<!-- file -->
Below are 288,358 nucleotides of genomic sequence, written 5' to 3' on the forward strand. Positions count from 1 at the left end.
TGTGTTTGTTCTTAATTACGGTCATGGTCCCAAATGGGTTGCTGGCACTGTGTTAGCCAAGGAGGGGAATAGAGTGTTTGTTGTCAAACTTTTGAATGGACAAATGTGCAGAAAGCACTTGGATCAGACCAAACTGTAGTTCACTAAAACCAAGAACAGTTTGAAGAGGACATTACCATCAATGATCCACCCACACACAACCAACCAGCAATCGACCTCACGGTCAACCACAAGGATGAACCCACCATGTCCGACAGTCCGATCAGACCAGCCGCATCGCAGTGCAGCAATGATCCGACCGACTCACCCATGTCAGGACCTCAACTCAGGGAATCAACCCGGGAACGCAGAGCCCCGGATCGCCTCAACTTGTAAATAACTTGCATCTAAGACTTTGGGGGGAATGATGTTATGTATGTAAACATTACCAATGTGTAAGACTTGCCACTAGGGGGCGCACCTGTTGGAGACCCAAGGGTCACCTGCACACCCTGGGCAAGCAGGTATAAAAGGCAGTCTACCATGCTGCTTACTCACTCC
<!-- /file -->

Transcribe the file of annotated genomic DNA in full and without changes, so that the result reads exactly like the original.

Below are 288,358 nucleotides of genomic sequence, written 5' to 3' on the forward strand. Positions count from 1 at the left end.
TGTGTTTGTTCTTAATTACGGTCATGGTCCCAAATGGGTTGCTGGCACTGTGTTAGCCAAGGAGGGGAATAGAGTGTTTGTTGTCAAACTTTTGAATGGACAAATGTGCAGAAAGCACTTGGATCAGACCAAACTGTAGTTCACTAAAACCAAGAACAGTTTGAAGAGGACATTACCATCAATGATCCACCCACACACAACCAACCAGCAATCGACCTCACGGTCAACCACAAGGATGAACCCACCATGTCCGACAGTCCGATCAGACCAGCCGCATCGCAGTGCAGCAATGATCCGACCGACTCACCCATGTCAGGACCTCAACTCAGGGAATCAACCCGGGAACGCAGAGCCCCGGATCGCCTCAACTTGTAAATAACTTGCATCTAAGACTTTGGGGGGAATGATGTTATGTATGTAAACATTACCAATGTGTAAGACTTGCCACTAGGGGGCGCACCTGTTGGAGACCCAAGGGTCACCTGCACACCCTGGGCAAGCAGGTATAAAAGGCAGTCTACCATGCTGCTTACTCACTCC